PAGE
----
Goodbye, Mrs. Wolowitz. Carol Ann Susi, the actor who played Howard's overbearing (unseen) mother on "The Big Bang Theory," has died at the age of 62 from an aggressive form of cancer. She made her first "appearance" on the show's seventh episode and became a popular recurring character despite never showing up on screen. "'The Big Bang Theory' family has lost a beloved member today with the passing of Carol Ann Susi, who hilariously and memorably voiced the role of Mrs. Wolowitz," said Warner Bros. Television, CBS and "Big Bang" producers Chuck Lorre, Steven Molaro and Bill Prady in a statement. "Unseen by viewers, the Mrs. Wolowitz character became a bit of a mystery throughout the show’s eight seasons. What was not a mystery, however, was Carol Ann’s immense talent and comedic timing, which were on display during each unforgettable appearance. In addition to her talent, Carol Ann »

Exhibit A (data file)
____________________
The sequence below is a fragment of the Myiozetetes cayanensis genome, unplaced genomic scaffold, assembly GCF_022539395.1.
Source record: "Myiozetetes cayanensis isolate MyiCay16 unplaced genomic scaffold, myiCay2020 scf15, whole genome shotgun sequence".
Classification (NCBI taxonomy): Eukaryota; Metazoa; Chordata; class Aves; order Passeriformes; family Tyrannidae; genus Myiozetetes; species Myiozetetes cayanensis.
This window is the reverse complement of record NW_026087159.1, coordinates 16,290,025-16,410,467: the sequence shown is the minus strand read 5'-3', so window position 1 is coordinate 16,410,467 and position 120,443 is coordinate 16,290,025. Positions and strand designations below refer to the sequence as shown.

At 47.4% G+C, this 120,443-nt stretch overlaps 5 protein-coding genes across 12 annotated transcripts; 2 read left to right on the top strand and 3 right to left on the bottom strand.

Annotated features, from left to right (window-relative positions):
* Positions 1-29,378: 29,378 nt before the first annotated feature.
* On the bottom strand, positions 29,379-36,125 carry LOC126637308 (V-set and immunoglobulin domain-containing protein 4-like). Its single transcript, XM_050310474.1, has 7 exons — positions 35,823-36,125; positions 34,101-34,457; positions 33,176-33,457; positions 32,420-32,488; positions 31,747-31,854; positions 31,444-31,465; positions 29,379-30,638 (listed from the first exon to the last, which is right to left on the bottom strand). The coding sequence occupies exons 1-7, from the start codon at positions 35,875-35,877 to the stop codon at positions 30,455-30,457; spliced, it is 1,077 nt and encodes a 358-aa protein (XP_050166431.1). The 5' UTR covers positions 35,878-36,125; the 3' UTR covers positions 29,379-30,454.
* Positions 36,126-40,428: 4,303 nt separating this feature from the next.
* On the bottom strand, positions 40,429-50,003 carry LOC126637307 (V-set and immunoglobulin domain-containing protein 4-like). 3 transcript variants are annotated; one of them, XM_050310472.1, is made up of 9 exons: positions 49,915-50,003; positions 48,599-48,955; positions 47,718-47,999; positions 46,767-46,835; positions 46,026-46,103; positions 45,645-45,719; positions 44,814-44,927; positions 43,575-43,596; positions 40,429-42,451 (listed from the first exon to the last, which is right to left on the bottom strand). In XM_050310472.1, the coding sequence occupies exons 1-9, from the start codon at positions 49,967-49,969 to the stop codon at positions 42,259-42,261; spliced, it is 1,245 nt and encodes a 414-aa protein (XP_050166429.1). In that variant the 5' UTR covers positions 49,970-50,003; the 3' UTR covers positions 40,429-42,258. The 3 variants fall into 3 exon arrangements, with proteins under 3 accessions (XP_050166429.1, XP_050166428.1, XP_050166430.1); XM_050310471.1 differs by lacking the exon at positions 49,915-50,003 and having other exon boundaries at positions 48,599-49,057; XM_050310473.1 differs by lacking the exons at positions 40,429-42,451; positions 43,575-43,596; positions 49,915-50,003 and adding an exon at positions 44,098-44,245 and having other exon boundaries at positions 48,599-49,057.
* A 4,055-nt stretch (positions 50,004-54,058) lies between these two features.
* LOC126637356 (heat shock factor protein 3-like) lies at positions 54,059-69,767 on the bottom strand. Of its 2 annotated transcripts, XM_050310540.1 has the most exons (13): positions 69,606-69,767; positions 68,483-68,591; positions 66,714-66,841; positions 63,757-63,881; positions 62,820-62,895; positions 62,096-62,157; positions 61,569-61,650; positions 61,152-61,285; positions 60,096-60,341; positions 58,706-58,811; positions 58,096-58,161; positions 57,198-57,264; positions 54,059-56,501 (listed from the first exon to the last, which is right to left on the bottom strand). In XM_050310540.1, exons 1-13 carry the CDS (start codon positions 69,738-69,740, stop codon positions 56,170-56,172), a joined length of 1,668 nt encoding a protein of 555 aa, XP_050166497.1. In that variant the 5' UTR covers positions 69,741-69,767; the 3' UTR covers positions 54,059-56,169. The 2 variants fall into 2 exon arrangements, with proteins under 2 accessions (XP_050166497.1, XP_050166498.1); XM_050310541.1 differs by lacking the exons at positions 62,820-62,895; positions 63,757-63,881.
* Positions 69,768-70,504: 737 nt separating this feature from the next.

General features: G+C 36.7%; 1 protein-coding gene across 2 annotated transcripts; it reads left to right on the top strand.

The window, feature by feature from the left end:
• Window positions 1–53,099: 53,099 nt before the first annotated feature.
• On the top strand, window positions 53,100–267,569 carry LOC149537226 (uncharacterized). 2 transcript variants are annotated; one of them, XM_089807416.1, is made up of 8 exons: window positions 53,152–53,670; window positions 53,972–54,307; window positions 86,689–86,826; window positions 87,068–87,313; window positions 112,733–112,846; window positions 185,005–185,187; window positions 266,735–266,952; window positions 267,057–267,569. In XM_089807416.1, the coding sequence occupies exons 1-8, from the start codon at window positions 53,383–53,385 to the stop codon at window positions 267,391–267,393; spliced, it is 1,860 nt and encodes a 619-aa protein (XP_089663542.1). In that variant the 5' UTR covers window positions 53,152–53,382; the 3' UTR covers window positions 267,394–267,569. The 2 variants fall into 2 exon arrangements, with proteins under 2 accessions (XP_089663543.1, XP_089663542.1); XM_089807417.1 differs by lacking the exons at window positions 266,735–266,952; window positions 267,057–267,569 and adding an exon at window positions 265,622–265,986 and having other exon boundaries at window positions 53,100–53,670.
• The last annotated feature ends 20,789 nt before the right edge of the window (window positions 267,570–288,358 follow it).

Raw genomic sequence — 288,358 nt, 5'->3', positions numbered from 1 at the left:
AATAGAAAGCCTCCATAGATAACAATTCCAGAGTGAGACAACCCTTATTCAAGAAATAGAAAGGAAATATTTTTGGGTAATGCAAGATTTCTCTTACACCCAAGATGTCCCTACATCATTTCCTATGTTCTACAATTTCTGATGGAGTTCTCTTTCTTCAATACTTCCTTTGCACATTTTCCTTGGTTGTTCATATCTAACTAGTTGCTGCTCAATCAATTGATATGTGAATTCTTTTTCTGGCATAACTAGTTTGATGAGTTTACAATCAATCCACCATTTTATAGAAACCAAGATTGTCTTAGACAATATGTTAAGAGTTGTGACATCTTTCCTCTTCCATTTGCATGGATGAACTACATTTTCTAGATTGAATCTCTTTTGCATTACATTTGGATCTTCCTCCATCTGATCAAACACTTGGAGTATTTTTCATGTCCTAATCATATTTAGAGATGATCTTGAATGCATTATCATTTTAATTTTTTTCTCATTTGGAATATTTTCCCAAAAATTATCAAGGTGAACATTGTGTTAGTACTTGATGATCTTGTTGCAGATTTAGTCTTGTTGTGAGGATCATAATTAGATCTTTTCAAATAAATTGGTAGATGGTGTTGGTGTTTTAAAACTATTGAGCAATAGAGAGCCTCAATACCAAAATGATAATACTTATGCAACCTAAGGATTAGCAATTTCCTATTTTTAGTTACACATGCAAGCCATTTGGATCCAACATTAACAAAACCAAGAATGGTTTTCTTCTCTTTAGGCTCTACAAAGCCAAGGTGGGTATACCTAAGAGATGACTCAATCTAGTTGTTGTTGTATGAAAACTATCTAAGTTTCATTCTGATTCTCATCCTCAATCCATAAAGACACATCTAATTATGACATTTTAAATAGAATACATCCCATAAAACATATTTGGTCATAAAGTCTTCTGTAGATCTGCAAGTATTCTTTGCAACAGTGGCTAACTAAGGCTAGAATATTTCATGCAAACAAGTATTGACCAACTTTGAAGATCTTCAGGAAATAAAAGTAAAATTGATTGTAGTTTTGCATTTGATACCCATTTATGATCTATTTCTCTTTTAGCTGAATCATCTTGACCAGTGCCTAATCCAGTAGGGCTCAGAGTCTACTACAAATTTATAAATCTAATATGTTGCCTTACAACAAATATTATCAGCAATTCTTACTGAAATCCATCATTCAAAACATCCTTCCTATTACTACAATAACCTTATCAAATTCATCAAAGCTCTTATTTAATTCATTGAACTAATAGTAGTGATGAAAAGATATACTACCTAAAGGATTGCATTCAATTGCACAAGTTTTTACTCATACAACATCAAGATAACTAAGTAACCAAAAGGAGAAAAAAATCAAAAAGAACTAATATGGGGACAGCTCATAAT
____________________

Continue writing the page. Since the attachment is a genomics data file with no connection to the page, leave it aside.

- Chris Eggertsen
Character actress Carol Ann Susi, known as the voice of the unseen Mrs. Wolowitz on “The Big Bang Theory,” died Tuesday in Los Angeles after a brief battle with cancer, according to Warner Bros. Television. Susi was 62 and had appeared in numerous TV shows since the 1970s.
“The Big Bang Theory family has lost a beloved member today with the passing of Carol Ann Susi, who hilariously and memorably voiced the role of Mrs. Wolowitz. Unseen by viewers, the Mrs. Wolowitz character became a bit of a mystery throughout the show’s eight seasons. What was not a mystery, however, was Carol Ann’s immense talent and comedic timing, which were on display during each unforgettable appearance,” said a statement from Warner Bros. Television, CBS and “Big Bang Theory” exec producers Chuck Lorre, »
- Pat Saperstein